Researchers revealed high COVID-19 vaccination rates among individuals with hemophilia, but hesitancy persists in some patients, as published in Haemophilia. They noted that fear of side effects and interactions with factor replacement were the most common reasons for patients not to be vaccinated.

A few patients also cited bleeding concerns with vaccination, despite the fact that current research shows that the risk of bleeding is low in this patient group and current guidelines recommend standard COVID-19 vaccination procedures among individuals with hemophilia.

The authors found a 75% full (2 doses) vaccination rate in a cohort of patients with hemophilia in Austria, which was higher than the 63% full vaccination rate noted in the general Austrian population.


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“We speculate that those patients are more approachable towards scientific advances compared to the general population,” the researchers explained. “Moreover, some patients with hemophilia could also perceive themselves as frail persons needing more coverage against possible side effects associated with COVID-19.”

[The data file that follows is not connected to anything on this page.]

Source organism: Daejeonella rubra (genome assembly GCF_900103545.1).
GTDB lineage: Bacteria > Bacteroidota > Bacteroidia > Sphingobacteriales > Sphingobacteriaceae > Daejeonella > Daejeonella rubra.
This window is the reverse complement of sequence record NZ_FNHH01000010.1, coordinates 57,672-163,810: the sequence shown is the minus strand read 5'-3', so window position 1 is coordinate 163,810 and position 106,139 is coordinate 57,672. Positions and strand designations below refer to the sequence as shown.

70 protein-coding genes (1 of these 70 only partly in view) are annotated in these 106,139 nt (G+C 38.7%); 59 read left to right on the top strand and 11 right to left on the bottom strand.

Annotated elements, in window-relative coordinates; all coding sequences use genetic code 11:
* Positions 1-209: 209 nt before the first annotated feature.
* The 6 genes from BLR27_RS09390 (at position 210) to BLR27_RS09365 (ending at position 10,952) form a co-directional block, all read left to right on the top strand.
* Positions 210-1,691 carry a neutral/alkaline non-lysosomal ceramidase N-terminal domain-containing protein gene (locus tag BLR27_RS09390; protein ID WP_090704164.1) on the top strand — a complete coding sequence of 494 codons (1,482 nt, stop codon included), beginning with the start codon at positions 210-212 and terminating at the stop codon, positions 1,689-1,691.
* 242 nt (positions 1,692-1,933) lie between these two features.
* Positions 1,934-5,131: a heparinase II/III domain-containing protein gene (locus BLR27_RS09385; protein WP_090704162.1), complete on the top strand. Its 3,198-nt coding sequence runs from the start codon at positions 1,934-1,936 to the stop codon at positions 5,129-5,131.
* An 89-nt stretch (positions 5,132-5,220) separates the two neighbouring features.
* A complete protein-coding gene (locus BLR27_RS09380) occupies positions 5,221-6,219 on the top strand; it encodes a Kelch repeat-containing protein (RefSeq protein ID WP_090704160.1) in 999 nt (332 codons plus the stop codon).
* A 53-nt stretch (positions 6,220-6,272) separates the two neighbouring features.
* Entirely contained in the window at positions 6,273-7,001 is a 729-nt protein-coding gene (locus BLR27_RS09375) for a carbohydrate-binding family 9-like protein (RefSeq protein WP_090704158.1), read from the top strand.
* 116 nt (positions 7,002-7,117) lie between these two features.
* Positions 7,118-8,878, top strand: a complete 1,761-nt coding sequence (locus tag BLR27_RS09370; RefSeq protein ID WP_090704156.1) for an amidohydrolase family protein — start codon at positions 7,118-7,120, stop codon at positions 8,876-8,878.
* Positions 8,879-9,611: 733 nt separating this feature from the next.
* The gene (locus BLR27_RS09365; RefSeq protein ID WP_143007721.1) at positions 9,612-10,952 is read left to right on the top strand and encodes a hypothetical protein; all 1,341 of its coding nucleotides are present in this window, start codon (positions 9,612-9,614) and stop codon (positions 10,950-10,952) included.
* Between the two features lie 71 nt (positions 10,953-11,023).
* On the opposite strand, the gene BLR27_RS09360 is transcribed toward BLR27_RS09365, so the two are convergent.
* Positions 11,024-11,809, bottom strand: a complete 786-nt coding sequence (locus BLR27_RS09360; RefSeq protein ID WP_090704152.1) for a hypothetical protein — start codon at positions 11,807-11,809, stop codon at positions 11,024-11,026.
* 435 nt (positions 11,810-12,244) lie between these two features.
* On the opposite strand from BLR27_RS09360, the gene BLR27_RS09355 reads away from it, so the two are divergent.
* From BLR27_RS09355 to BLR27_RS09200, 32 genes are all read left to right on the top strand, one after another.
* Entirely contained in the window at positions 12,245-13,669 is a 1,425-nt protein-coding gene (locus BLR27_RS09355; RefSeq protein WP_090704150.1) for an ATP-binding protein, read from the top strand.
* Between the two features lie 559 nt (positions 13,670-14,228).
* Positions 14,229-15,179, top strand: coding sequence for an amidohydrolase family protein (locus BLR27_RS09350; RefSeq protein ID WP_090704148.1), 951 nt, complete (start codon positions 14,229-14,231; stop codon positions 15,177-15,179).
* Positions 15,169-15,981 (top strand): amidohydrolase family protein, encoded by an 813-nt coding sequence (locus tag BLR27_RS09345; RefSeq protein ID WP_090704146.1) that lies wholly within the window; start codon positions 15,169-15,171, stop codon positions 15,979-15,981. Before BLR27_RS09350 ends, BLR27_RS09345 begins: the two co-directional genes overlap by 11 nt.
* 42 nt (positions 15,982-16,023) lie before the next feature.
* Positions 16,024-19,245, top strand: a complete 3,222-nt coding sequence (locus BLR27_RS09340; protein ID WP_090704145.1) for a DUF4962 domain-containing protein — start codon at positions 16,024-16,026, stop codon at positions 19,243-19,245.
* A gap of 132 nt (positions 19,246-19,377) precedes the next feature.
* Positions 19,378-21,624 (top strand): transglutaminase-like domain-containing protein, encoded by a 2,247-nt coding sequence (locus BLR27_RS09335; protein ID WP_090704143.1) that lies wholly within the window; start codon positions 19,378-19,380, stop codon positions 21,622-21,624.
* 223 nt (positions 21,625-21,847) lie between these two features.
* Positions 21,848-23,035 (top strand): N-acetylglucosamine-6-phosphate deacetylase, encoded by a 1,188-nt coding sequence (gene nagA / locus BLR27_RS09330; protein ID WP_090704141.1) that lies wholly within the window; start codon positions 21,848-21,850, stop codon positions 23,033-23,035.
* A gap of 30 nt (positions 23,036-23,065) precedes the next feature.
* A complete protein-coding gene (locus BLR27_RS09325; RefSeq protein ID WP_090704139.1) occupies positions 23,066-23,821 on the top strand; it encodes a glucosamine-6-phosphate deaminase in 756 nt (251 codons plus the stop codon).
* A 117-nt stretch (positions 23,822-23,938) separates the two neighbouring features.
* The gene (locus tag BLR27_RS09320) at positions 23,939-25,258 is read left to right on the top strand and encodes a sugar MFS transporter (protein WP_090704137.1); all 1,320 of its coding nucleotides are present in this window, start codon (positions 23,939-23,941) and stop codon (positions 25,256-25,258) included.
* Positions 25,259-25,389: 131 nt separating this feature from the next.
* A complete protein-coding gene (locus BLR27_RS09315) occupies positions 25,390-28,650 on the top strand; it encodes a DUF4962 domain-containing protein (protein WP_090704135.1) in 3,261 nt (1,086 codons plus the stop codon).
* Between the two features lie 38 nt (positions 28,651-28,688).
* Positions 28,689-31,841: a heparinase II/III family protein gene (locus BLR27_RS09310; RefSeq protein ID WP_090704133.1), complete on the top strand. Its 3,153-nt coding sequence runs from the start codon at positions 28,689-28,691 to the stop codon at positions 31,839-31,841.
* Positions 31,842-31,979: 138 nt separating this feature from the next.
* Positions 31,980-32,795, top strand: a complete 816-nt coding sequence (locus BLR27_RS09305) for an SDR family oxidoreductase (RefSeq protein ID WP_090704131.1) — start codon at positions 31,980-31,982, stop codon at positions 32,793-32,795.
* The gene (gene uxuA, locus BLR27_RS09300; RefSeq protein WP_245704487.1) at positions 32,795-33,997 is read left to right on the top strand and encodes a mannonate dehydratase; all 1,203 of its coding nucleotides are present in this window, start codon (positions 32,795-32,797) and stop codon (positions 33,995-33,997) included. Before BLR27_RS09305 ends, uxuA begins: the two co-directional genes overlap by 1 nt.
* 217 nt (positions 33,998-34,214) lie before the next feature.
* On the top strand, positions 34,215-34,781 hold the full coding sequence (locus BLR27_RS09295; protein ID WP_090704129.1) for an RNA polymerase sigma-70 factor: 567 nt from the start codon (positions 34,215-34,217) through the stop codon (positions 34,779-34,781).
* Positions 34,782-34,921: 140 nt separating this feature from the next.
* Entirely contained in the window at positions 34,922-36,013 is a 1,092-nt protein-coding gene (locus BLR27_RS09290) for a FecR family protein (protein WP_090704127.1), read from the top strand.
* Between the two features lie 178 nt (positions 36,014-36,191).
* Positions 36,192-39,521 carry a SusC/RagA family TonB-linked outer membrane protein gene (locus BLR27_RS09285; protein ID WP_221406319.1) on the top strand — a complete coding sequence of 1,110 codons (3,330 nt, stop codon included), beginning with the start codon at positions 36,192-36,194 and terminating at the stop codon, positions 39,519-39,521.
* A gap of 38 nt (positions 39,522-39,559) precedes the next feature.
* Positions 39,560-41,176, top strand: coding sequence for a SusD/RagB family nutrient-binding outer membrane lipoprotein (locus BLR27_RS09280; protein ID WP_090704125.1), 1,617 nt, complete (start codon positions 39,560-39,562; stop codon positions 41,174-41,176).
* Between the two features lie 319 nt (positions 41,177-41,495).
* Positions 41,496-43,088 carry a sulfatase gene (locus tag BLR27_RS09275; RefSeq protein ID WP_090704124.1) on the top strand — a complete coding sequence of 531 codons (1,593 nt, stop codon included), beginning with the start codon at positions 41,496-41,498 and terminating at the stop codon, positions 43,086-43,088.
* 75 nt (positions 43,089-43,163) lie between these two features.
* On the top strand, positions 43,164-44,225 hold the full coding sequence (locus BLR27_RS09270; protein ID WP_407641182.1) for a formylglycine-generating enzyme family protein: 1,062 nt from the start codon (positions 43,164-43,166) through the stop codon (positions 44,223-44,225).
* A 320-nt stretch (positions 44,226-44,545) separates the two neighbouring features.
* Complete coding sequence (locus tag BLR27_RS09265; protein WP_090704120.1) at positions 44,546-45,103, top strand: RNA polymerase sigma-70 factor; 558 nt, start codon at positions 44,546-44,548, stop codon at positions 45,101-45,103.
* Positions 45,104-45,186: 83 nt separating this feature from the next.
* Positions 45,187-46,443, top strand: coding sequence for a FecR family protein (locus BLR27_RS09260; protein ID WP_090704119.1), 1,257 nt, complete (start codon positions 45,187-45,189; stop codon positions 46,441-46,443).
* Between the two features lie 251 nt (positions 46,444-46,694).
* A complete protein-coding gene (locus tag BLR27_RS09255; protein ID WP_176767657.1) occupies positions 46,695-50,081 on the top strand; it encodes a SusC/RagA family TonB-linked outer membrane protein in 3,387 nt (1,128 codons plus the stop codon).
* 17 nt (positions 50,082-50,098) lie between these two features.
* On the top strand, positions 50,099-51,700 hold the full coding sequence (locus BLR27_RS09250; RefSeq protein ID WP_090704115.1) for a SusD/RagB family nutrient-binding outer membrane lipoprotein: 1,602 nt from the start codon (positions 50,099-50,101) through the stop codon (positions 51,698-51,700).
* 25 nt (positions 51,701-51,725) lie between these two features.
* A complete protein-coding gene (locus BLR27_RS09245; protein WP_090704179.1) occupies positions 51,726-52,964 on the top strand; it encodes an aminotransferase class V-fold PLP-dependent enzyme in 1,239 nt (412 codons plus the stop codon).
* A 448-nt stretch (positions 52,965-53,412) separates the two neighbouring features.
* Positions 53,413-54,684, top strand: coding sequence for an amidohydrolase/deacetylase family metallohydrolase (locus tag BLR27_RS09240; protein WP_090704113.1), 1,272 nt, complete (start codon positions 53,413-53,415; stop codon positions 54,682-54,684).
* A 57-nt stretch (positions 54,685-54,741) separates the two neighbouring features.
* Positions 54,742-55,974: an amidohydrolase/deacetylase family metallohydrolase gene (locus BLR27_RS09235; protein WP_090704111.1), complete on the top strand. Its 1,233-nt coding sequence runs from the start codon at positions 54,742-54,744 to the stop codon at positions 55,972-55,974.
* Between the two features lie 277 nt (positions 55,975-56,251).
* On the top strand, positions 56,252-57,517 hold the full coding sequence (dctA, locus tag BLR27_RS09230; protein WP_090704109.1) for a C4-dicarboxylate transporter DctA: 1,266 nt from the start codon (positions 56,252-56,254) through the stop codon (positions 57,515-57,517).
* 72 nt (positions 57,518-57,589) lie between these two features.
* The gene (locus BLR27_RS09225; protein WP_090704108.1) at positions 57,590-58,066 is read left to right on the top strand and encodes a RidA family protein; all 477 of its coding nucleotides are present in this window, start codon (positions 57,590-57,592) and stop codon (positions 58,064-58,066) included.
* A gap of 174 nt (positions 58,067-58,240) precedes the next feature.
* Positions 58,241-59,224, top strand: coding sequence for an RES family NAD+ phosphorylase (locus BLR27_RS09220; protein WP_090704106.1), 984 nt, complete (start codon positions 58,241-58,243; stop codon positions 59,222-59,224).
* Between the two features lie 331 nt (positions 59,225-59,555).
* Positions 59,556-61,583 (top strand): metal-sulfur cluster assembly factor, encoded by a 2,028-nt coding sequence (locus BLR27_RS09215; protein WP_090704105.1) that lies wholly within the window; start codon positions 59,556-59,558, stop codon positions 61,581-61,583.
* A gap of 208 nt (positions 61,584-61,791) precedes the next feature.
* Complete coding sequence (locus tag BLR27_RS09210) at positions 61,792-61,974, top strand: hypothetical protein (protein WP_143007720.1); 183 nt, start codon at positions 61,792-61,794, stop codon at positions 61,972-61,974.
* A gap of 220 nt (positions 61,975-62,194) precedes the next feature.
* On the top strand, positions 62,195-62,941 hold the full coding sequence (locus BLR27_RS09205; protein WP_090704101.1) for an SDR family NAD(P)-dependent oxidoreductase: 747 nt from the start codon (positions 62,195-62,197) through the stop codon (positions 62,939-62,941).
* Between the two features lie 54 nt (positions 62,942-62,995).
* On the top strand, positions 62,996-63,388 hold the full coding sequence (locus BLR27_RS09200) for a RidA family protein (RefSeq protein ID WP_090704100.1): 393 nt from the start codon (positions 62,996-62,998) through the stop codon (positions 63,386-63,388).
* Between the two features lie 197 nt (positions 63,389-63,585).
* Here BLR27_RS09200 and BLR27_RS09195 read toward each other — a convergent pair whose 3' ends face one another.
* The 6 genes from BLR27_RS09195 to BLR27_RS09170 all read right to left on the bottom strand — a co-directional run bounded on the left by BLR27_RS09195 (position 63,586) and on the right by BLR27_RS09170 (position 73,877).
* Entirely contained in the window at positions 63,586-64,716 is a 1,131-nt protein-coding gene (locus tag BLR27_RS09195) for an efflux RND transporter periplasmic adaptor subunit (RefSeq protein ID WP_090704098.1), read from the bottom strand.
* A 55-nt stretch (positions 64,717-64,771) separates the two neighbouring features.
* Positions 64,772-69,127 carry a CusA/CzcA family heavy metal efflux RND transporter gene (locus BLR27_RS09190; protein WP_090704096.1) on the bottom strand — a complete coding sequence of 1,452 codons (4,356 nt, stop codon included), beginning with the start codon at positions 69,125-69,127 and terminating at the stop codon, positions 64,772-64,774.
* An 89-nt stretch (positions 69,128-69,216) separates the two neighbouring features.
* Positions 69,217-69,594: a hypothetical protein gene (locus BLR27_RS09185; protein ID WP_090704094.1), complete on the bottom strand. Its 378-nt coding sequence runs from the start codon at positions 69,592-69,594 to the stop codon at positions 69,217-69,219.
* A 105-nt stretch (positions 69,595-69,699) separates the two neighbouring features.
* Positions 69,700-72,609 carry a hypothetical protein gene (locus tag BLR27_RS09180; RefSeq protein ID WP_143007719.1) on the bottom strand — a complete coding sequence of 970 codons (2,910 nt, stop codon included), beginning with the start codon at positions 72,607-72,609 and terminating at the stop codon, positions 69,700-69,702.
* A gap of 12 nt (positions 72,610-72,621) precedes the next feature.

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Furthermore, it is possible that because patients with hemophilia require regular physician visits, it has been easier for them to get vaccinated than it has been for the general population. The study found no differences in booster rates between patients with hemophilia and those without, nor did they find differences in the severity or type of hemophilia among vaccinated and unvaccinated individuals.

There was still concern about side effects and bleeding among some patients in the study, and the researchers recommend that physicians share the current evidence of low bleeding risk and the lack of factor replacement interaction with their patients to help encourage even higher vaccination rates.

Reference

Kocher F, Seeber A, Fauser J, Petzer V, Wolf D, Feistritzer C. High SARS-CoV-2 vaccination coverage but still room for improvement in patients with haemophila: a single-centre analysis. Haemophilia. Published online February 1, 2022. doi:10.1111/hae.14500